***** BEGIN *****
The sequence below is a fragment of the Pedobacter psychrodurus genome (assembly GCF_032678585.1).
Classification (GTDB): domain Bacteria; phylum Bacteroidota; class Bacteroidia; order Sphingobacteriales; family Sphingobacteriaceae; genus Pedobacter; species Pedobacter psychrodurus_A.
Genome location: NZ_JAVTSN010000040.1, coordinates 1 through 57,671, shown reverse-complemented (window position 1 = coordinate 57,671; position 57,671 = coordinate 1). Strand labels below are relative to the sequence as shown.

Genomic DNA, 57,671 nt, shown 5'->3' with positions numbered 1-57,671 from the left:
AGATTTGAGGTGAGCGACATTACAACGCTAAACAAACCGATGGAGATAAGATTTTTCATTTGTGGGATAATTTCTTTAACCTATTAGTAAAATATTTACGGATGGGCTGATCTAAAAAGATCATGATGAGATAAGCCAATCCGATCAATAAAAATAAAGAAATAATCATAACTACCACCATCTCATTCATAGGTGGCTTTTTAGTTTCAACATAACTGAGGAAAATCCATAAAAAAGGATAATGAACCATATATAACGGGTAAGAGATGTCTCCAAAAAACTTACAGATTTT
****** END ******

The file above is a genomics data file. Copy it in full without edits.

The sequence below is a fragment of the Pedobacter psychrodurus genome (assembly GCF_032678585.1).
Classification (GTDB): domain Bacteria; phylum Bacteroidota; class Bacteroidia; order Sphingobacteriales; family Sphingobacteriaceae; genus Pedobacter; species Pedobacter psychrodurus_A.
Genome location: NZ_JAVTSN010000040.1, coordinates 1 through 57,671, shown reverse-complemented (window position 1 = coordinate 57,671; position 57,671 = coordinate 1). Strand labels below are relative to the sequence as shown.

Genomic DNA, 57,671 nt, shown 5'->3' with positions numbered 1-57,671 from the left:
AGATTTGAGGTGAGCGACATTACAACGCTAAACAAACCGATGGAGATAAGATTTTTCATTTGTGGGATAATTTCTTTAACCTATTAGTAAAATATTTACGGATGGGCTGATCTAAAAAGATCATGATGAGATAAGCCAATCCGATCAATAAAAATAAAGAAATAATCATAACTACCACCATCTCATTCATAGGTGGCTTTTTAGTTTCAACATAACTGAGGAAAATCCATAAAAAAGGATAATGAACCATATATAACGGGTAAGAGATGTCTCCAAAAAACTTACAGATTTT